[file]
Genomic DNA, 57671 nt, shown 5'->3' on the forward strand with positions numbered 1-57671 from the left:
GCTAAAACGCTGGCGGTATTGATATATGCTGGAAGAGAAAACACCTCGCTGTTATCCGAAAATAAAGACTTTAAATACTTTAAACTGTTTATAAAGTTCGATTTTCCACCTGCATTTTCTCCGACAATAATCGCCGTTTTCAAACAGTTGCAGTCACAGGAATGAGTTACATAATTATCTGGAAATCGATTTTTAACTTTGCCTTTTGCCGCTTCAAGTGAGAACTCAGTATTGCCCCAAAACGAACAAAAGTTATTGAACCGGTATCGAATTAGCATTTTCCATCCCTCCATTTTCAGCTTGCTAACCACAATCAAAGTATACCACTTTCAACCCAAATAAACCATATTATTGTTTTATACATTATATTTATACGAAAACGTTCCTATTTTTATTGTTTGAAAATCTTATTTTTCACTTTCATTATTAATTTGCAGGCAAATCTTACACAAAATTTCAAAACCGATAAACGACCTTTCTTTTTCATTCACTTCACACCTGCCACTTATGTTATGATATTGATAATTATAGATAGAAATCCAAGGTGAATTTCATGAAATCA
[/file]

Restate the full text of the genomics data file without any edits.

Genomic DNA, 57671 nt, shown 5'->3' on the forward strand with positions numbered 1-57671 from the left:
GCTAAAACGCTGGCGGTATTGATATATGCTGGAAGAGAAAACACCTCGCTGTTATCCGAAAATAAAGACTTTAAATACTTTAAACTGTTTATAAAGTTCGATTTTCCACCTGCATTTTCTCCGACAATAATCGCCGTTTTCAAACAGTTGCAGTCACAGGAATGAGTTACATAATTATCTGGAAATCGATTTTTAACTTTGCCTTTTGCCGCTTCAAGTGAGAACTCAGTATTGCCCCAAAACGAACAAAAGTTATTGAACCGGTATCGAATTAGCATTTTCCATCCCTCCATTTTCAGCTTGCTAACCACAATCAAAGTATACCACTTTCAACCCAAATAAACCATATTATTGTTTTATACATTATATTTATACGAAAACGTTCCTATTTTTATTGTTTGAAAATCTTATTTTTCACTTTCATTATTAATTTGCAGGCAAATCTTACACAAAATTTCAAAACCGATAAACGACCTTTCTTTTTCATTCACTTCACACCTGCCACTTATGTTATGATATTGATAATTATAGATAGAAATCCAAGGTGAATTTCATGAAATCA